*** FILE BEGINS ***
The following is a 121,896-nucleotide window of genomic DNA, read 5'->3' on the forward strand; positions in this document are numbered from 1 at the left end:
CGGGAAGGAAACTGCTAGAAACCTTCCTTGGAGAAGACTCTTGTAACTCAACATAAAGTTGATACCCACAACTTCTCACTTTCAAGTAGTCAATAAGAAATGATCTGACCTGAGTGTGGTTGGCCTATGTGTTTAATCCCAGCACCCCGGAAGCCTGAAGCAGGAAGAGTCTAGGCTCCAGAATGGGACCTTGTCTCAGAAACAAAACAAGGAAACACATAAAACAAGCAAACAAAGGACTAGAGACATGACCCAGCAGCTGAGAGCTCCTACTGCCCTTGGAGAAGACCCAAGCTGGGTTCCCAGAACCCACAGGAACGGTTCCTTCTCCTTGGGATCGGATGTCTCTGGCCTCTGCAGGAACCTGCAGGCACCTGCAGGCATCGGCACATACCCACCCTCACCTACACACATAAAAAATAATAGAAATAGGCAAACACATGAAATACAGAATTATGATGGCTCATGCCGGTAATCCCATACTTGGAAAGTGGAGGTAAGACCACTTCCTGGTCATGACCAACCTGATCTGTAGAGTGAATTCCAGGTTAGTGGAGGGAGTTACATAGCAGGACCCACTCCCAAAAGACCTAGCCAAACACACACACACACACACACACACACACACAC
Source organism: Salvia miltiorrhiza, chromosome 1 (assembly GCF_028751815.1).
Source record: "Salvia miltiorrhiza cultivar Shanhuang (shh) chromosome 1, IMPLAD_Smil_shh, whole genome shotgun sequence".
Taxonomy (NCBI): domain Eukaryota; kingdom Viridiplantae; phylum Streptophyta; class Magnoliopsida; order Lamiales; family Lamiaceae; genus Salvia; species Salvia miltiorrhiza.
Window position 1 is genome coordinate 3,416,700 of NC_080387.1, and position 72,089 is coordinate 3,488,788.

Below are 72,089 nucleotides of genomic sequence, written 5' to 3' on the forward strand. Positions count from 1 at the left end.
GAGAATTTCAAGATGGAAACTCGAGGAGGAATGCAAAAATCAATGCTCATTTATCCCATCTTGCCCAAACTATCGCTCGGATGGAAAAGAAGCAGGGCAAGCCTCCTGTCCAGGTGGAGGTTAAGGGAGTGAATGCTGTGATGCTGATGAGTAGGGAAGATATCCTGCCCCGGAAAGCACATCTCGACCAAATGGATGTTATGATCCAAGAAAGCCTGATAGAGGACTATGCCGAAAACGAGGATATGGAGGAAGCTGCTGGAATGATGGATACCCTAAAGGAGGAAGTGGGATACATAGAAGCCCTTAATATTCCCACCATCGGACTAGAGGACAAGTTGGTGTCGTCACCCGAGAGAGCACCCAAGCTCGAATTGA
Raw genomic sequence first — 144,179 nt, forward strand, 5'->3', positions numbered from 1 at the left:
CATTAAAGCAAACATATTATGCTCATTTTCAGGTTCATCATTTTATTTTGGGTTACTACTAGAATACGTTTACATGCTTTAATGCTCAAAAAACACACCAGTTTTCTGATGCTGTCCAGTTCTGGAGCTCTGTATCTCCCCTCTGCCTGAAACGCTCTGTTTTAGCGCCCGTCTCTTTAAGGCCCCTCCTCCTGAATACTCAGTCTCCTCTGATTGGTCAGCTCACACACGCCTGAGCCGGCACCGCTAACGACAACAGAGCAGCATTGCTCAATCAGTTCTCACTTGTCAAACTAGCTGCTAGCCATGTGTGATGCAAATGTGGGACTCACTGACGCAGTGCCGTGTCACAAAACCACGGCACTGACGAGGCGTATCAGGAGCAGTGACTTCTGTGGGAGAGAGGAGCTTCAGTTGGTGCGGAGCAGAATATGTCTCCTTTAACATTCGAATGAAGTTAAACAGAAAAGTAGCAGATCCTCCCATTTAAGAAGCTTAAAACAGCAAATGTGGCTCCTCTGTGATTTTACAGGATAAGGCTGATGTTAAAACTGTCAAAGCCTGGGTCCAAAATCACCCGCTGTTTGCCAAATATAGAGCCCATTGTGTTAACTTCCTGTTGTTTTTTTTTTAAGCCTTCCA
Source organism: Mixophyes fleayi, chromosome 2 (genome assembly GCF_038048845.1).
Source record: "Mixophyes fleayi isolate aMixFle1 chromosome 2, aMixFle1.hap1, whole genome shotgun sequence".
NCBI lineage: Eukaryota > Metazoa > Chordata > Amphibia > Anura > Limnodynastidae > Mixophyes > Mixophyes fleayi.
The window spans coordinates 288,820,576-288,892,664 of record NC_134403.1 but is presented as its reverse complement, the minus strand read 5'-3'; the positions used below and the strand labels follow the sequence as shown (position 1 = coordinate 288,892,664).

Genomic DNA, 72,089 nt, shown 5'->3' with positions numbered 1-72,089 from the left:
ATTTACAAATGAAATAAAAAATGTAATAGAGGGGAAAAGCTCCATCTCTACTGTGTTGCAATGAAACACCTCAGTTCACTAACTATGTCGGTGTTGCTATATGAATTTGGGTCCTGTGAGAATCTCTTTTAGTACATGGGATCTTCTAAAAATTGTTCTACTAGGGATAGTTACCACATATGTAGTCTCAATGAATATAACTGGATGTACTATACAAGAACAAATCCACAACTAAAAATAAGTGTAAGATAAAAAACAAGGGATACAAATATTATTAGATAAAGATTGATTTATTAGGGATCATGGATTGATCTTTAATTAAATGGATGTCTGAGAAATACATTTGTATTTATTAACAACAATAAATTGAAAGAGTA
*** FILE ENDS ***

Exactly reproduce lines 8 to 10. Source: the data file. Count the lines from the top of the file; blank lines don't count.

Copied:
GAGAATTTCAAGATGGAAACTCGAGGAGGAATGCAAAAATCAATGCTCATTTATCCCATCTTGCCCAAACTATCGCTCGGATGGAAAAGAAGCAGGGCAAGCCTCCTGTCCAGGTGGAGGTTAAGGGAGTGAATGCTGTGATGCTGATGAGTAGGGAAGATATCCTGCCCCGGAAAGCACATCTCGACCAAATGGATGTTATGATCCAAGAAAGCCTGATAGAGGACTATGCCGAAAACGAGGATATGGAGGAAGCTGCTGGAATGATGGATACCCTAAAGGAGGAAGTGGGATACATAGAAGCCCTTAATATTCCCACCATCGGACTAGAGGACAAGTTGGTGTCGTCACCCGAGAGAGCACCCAAGCTCGAATTGA
Raw genomic sequence first — 144,179 nt, forward strand, 5'->3', positions numbered from 1 at the left:
CATTAAAGCAAACATATTATGCTCATTTTCAGGTTCATCATTTTATTTTGGGTTACTACTAGAATACGTTTACATGCTTTAATGCTCAAAAAACACACCAGTTTTCTGATGCTGTCCAGTTCTGGAGCTCTGTATCTCCCCTCTGCCTGAAACGCTCTGTTTTAGCGCCCGTCTCTTTAAGGCCCCTCCTCCTGAATACTCAGTCTCCTCTGATTGGTCAGCTCACACACGCCTGAGCCGGCACCGCTAACGACAACAGAGCAGCATTGCTCAATCAGTTCTCACTTGTCAAACTAGCTGCTAGCCATGTGTGATGCAAATGTGGGACTCACTGACGCAGTGCCGTGTCACAAAACCACGGCACTGACGAGGCGTATCAGGAGCAGTGACTTCTGTGGGAGAGAGGAGCTTCAGTTGGTGCGGAGCAGAATATGTCTCCTTTAACATTCGAATGAAGTTAAACAGAAAAGTAGCAGATCCTCCCATTTAAGAAGCTTAAAACAGCAAATGTGGCTCCTCTGTGATTTTACAGGATAAGGCTGATGTTAAAACTGTCAAAGCCTGGGTCCAAAATCACCCGCTGTTTGCCAAATATAGAGCCCATTGTGTTAACTTCCTGTTGTTTTTTTTTTAAGCCTTCCA